I heard a while ago about a website that was made just for learning languages. You'd communicate in your target language and chat and whatnot and native speakers or more fluent people could help you by correcting your grammar, spelling, wording, ect. I'm looking, specifically, for a Spanish website for this.
Pienso el nombre tenies numeros pero no sabe. > A>
I was writing something the other day about CDs ("hard copy music") versus data stored in a computer/ipod/etc, and I went to write out "disk" and realized I didn't know whether it ends in a c or a k. Disc and disk both look right to me, and google has been no help.
Is this just a matter of personal choice, or is there some little-known distinction? Or, alternatively, is one of them one of those words where if you misspell it long enough, the second spelling is adopted?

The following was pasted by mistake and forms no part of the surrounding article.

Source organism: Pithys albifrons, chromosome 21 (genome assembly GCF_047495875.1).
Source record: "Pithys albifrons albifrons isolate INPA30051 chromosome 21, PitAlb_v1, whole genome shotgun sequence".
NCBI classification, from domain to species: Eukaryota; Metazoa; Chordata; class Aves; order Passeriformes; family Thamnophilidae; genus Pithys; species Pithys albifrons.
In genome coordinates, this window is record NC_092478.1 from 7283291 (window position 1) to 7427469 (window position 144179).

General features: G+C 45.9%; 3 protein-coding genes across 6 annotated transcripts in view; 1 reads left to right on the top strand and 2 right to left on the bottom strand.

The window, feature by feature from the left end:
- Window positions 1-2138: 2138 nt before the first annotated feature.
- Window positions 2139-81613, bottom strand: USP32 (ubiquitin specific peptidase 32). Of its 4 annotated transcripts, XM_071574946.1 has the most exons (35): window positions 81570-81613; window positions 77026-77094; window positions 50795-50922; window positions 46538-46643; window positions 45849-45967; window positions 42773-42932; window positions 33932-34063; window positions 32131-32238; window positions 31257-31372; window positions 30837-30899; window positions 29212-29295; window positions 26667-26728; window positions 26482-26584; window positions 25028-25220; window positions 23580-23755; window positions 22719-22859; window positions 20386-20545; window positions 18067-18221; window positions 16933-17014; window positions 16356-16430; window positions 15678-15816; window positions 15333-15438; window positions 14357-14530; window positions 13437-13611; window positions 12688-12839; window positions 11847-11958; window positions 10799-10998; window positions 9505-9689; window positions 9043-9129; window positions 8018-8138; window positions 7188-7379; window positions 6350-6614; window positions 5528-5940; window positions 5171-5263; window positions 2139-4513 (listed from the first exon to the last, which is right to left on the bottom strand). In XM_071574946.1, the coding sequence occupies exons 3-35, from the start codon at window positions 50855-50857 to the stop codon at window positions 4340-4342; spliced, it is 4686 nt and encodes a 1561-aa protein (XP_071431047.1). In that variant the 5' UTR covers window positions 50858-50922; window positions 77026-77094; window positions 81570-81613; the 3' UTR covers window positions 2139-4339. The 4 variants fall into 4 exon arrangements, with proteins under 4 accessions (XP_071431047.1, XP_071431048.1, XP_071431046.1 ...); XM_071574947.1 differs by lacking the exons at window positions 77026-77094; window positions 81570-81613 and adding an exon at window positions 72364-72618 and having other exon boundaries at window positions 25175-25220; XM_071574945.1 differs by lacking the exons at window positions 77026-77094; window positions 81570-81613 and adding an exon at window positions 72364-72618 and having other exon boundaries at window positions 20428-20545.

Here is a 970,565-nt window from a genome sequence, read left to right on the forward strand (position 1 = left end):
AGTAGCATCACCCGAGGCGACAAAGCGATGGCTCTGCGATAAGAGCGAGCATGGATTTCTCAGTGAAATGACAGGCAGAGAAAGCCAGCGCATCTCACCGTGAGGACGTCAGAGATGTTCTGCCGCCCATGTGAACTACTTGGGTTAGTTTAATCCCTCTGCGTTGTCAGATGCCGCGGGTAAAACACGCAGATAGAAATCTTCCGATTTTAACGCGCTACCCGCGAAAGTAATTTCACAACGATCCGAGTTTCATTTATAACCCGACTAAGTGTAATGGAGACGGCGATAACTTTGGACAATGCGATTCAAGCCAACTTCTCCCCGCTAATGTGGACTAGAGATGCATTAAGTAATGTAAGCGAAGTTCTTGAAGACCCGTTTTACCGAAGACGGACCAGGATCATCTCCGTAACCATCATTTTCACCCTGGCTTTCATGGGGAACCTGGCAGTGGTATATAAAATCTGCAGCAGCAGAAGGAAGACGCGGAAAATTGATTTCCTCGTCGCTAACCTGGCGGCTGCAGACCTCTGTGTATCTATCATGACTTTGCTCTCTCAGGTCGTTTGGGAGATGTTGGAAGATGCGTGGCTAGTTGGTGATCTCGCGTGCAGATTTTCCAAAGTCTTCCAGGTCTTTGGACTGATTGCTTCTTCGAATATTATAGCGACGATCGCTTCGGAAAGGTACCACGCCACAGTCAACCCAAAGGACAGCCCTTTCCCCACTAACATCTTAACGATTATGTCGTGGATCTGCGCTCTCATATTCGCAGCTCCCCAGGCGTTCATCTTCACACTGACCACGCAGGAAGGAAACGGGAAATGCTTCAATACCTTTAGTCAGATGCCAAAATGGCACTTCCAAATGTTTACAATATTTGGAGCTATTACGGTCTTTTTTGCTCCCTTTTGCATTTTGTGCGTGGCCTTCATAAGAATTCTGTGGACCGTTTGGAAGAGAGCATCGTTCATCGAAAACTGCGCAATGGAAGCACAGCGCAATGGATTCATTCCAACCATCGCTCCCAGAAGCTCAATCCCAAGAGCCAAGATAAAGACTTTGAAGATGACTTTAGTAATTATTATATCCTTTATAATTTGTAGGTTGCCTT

For a variety of reasons, I'm thinking of picking up either "Teach Yourself Icelandic" or "Teach Yourself Swedish" (or both). Does anyone have good or bad experiences with either that they'd care to share?
Background-wise, I'm a native English speaker with more than a decade of German behind me as well as some functional Dutch, so Germanic languages don't scare me off. I'm not planning on learning either language because I "have to", but rather because they both interest me.
My plan for Swedish is to use the "Teach Yourself" as a second step, after getting my hands on Larsson's Millennium Trilogy in the original language and sort of throwing myself into the deep end with them and the DVDs thereof. That may or may not work as a serious way of studying a language, but it's a method I've never tried before. Given that some of the Amazon reviews suggest that the course is a bit more "throwing yourself into the deep end", that makes me think it's the right way to use it.